When the Whitlam Government came to office it raised the rate of payment for16 year old unemployment beneficiaries to the adult rate. During the early 1970s, with increased use of automated machinery and an economic downturn, there was a significant loss of jobs usually done by young people. By the last year of the Whitlam Government there was a considerable rise in the level of youth unemployment. Clive Cameron and Bill Hayden responded to this by suggesting that the young were becoming “dole bludgers” and “work shy” (Windschuttle 1981, pp. 180-190). This attack on young unemployed people paved the way for the Fraser Government’s denigration of all unemployed people and particularly the young without work who were again paid youth level unemployment benefits. This inexorably led, during the Hawke and Keating Labor Governments, to Brian Howe’s increased tightening of eligibility across a range of social security payments from 1986. This has now led us to Howard’s onslaught on social security payments to the young (Horin 1998, p.10) culminating in his “Oh so” Common Youth allowance. Until the mid 1980s 16 year old people with severe and permanent disabilities were paid full adult disability pensions. In 2002 such a young person living at home receives only 60% of the adult rate.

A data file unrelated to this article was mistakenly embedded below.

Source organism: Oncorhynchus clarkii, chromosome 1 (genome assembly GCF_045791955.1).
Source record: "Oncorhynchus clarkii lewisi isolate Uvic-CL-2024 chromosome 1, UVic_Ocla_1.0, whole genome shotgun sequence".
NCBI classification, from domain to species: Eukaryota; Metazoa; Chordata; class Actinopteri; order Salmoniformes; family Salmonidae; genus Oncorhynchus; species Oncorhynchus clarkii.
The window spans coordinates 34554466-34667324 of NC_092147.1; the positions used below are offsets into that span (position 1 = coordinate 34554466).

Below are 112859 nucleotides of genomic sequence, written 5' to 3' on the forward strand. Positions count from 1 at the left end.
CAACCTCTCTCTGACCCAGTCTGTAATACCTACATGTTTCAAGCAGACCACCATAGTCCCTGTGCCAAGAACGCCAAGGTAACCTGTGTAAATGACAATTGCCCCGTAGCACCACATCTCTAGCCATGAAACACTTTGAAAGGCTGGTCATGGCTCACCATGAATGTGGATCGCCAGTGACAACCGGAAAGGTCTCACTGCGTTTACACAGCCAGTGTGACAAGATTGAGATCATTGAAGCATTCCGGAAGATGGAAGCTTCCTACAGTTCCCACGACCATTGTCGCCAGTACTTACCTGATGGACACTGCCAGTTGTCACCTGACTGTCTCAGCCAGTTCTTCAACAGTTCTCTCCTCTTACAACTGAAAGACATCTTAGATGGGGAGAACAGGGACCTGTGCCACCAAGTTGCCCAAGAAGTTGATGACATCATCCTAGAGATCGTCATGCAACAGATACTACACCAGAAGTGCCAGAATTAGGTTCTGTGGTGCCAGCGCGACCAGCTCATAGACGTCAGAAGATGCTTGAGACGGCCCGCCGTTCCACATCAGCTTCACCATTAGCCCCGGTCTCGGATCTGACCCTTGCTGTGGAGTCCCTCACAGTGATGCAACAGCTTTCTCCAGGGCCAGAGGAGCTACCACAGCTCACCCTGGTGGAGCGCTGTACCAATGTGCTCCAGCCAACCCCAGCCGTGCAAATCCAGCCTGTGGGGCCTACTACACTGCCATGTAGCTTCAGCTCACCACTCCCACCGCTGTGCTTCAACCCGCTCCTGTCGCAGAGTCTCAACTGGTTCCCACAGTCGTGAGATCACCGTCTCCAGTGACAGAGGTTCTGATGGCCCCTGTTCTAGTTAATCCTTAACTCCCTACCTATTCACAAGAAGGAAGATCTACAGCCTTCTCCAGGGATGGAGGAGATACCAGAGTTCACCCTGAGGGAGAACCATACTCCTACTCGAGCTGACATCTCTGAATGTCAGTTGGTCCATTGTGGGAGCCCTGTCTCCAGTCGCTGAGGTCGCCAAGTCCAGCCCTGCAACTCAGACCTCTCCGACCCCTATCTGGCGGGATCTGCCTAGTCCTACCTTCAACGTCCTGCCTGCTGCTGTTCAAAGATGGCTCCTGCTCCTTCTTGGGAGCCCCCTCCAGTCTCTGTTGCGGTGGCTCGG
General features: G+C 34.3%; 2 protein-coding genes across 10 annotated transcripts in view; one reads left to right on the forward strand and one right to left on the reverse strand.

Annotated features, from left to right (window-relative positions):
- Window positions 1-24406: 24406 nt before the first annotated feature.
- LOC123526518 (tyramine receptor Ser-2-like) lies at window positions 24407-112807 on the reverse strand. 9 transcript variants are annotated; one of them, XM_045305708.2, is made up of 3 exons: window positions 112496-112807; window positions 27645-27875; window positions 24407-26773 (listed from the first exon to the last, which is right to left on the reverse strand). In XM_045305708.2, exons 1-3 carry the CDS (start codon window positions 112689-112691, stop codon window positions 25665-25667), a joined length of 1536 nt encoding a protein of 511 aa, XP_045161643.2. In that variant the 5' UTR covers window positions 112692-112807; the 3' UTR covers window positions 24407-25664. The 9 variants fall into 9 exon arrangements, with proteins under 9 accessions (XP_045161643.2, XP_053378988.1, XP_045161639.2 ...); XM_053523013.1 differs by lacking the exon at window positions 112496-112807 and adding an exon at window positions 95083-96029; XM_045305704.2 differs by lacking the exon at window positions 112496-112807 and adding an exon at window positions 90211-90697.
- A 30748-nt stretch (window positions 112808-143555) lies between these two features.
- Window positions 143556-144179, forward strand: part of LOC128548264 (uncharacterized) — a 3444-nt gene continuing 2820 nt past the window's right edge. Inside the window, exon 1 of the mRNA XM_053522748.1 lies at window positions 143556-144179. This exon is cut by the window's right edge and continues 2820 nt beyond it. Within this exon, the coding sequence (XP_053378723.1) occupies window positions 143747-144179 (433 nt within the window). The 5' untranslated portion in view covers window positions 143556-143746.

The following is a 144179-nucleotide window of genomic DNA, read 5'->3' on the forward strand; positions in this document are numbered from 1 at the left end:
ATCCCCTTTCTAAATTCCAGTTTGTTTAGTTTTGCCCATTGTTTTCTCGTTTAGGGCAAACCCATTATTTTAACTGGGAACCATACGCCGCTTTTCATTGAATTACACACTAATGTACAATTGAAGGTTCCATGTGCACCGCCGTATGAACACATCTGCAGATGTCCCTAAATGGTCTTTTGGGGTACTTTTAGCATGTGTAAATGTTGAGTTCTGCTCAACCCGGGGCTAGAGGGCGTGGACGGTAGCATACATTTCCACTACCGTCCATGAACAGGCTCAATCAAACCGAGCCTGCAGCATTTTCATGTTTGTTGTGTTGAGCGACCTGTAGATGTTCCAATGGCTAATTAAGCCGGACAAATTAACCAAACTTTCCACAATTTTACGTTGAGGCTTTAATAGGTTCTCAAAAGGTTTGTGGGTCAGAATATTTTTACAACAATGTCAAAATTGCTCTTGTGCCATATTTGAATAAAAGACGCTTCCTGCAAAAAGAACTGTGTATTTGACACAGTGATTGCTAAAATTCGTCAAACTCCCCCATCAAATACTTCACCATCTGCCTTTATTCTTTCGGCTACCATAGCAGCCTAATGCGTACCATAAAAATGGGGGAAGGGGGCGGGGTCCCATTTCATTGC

Few people with disabilities have been active in wider income support and citizenship struggles. When ‘work for the dole’ and other impositions of the ‘mutual obligation’ policy were seen to apply only to young unemployed people, people with disabilities and their agencies did little to resist the Government’s imposition of obligations upon the young. Now people with disabilities, previously unmindful of John Donne’s caution, find that ‘The bell tolls for thee.’
In 1977, two posters in the shop front window of the Darwin Unemployed workers Union read “Hitler had the Jews, Stalin had the Kulaks, Fraser has the Unemployed.” and “Drive carefully 3,000 Unemployed People walk Darwin streets.” The first poster drew attention to the then Government’s negative stereotyping, marginalisation and persecution of unemployed people – the second to the extent of unemployment and the presence of unemployed people as community members.
In 2001, I was a member of a Brisbane Disability Scholars email network. I regularly circulated material on income security, community work and politics. A couple of days before the election I sent the group the following email: